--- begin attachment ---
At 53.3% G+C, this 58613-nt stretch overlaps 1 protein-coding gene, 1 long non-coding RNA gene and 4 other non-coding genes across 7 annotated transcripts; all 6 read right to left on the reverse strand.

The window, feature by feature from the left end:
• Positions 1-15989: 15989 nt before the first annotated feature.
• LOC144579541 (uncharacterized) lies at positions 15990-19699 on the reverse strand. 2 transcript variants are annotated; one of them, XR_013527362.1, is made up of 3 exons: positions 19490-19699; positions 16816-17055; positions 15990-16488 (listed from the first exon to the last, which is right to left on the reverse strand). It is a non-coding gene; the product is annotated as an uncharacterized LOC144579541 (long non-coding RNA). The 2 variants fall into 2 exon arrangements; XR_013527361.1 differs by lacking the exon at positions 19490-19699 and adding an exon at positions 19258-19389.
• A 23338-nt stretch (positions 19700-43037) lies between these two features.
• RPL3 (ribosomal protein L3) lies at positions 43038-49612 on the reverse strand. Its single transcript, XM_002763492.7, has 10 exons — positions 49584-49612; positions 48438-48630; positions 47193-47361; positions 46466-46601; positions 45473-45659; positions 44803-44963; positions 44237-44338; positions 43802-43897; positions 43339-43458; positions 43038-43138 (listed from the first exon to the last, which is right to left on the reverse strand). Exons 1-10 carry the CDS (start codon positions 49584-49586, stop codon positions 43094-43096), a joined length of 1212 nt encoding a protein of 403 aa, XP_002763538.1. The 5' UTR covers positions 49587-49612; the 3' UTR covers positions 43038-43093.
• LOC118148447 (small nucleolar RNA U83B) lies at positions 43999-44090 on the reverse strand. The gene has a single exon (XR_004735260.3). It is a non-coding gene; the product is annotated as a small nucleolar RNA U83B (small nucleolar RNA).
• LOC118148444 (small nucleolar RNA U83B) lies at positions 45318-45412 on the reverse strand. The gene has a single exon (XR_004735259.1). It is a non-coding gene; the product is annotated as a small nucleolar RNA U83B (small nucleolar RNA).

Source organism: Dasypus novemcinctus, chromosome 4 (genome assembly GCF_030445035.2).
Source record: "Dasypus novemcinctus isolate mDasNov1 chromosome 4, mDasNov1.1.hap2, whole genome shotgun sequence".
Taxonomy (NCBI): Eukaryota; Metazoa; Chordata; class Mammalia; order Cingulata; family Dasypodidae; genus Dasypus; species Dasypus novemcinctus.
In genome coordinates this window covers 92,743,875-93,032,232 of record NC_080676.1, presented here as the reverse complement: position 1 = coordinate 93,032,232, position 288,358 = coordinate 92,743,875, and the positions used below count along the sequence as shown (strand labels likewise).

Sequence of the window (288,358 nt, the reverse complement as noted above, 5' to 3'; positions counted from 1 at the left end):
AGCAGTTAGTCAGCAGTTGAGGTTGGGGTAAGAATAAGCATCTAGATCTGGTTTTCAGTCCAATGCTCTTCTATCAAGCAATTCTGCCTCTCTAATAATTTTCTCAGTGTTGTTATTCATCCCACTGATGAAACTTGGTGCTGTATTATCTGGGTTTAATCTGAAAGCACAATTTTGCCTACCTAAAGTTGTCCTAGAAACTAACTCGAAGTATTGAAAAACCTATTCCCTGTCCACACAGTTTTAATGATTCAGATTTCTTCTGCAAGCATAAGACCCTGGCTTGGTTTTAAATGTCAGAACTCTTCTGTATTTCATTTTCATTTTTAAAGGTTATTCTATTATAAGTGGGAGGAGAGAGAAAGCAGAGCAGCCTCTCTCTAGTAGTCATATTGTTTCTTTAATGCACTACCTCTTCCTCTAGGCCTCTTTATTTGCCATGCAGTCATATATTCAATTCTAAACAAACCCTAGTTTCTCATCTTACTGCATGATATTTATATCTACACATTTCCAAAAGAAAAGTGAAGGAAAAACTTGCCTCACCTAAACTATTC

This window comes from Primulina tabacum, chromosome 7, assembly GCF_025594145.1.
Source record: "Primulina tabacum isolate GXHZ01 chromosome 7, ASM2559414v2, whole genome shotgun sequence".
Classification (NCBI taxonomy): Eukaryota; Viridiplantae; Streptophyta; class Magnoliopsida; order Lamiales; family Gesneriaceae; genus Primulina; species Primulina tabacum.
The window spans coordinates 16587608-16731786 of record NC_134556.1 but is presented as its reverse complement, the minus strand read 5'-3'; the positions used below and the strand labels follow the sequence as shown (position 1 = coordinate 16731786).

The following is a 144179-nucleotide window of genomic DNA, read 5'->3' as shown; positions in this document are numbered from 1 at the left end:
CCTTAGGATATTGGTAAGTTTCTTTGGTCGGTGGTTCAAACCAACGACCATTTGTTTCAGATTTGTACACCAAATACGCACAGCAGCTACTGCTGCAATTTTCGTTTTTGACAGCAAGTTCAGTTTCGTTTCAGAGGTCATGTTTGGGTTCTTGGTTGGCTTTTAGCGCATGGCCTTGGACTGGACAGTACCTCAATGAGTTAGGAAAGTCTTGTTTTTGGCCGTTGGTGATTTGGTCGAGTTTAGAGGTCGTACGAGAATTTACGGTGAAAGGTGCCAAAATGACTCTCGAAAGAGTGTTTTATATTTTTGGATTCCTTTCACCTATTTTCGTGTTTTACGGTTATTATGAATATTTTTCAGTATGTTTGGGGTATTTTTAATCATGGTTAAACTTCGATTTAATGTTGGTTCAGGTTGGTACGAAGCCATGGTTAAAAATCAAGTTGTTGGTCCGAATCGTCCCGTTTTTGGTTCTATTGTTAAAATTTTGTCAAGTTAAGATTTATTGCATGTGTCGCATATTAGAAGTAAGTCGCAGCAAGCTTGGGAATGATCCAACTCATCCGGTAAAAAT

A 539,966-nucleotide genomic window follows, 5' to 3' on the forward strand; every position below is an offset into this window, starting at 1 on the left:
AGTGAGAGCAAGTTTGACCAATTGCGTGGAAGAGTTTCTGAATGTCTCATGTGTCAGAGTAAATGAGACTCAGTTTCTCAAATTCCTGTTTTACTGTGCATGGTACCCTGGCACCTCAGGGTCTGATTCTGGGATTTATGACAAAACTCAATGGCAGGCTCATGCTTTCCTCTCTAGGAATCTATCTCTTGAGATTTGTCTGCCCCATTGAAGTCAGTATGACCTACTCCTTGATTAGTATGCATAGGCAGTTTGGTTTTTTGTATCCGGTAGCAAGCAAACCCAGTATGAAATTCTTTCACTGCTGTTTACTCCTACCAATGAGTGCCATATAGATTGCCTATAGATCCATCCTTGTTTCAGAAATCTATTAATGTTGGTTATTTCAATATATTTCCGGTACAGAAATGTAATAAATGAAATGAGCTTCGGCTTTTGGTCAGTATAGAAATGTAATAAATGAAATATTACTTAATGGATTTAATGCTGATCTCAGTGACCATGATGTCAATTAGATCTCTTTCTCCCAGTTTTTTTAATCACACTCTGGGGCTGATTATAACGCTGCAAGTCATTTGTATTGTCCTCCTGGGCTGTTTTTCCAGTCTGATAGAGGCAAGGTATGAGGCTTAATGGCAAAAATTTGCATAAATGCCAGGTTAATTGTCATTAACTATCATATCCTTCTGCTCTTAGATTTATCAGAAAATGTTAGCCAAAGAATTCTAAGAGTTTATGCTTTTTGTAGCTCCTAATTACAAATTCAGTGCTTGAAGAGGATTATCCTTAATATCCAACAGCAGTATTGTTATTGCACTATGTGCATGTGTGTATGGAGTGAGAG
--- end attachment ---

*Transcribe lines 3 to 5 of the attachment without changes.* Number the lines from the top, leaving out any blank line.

• Positions 1-15989: 15989 nt before the first annotated feature.
• LOC144579541 (uncharacterized) lies at positions 15990-19699 on the reverse strand. 2 transcript variants are annotated; one of them, XR_013527362.1, is made up of 3 exons: positions 19490-19699; positions 16816-17055; positions 15990-16488 (listed from the first exon to the last, which is right to left on the reverse strand). It is a non-coding gene; the product is annotated as an uncharacterized LOC144579541 (long non-coding RNA). The 2 variants fall into 2 exon arrangements; XR_013527361.1 differs by lacking the exon at positions 19490-19699 and adding an exon at positions 19258-19389.
• A 23338-nt stretch (positions 19700-43037) lies between these two features.